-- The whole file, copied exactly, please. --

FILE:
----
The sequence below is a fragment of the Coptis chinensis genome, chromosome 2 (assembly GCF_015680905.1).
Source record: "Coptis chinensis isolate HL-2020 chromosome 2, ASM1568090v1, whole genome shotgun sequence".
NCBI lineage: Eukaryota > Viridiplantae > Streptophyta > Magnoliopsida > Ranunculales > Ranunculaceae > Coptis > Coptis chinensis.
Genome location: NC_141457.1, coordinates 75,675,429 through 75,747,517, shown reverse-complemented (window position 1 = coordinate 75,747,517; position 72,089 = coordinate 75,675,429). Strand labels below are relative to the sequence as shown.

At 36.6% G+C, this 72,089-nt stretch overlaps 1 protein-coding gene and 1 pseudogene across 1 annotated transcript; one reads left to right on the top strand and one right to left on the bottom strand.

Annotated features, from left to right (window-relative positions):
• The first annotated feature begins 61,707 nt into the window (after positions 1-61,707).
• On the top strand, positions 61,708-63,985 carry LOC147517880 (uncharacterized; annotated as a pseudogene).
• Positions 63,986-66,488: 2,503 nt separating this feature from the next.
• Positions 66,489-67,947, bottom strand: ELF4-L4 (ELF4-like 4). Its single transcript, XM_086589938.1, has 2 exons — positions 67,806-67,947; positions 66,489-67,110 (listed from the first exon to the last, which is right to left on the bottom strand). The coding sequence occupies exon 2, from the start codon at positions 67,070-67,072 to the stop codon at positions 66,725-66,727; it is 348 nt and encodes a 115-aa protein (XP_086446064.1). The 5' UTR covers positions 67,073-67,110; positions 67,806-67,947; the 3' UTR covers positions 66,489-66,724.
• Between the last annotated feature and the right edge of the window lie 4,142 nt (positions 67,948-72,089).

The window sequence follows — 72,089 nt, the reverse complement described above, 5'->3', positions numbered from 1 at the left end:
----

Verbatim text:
The sequence below is a fragment of the Coptis chinensis genome, chromosome 2 (assembly GCF_015680905.1).
Source record: "Coptis chinensis isolate HL-2020 chromosome 2, ASM1568090v1, whole genome shotgun sequence".
NCBI lineage: Eukaryota > Viridiplantae > Streptophyta > Magnoliopsida > Ranunculales > Ranunculaceae > Coptis > Coptis chinensis.
Genome location: NC_141457.1, coordinates 75,675,429 through 75,747,517, shown reverse-complemented (window position 1 = coordinate 75,747,517; position 72,089 = coordinate 75,675,429). Strand labels below are relative to the sequence as shown.

At 36.6% G+C, this 72,089-nt stretch overlaps 1 protein-coding gene and 1 pseudogene across 1 annotated transcript; one reads left to right on the top strand and one right to left on the bottom strand.

Annotated features, from left to right (window-relative positions):
• The first annotated feature begins 61,707 nt into the window (after positions 1-61,707).
• On the top strand, positions 61,708-63,985 carry LOC147517880 (uncharacterized; annotated as a pseudogene).
• Positions 63,986-66,488: 2,503 nt separating this feature from the next.
• Positions 66,489-67,947, bottom strand: ELF4-L4 (ELF4-like 4). Its single transcript, XM_086589938.1, has 2 exons — positions 67,806-67,947; positions 66,489-67,110 (listed from the first exon to the last, which is right to left on the bottom strand). The coding sequence occupies exon 2, from the start codon at positions 67,070-67,072 to the stop codon at positions 66,725-66,727; it is 348 nt and encodes a 115-aa protein (XP_086446064.1). The 5' UTR covers positions 67,073-67,110; positions 67,806-67,947; the 3' UTR covers positions 66,489-66,724.
• Between the last annotated feature and the right edge of the window lie 4,142 nt (positions 67,948-72,089).

The window sequence follows — 72,089 nt, the reverse complement described above, 5'->3', positions numbered from 1 at the left end: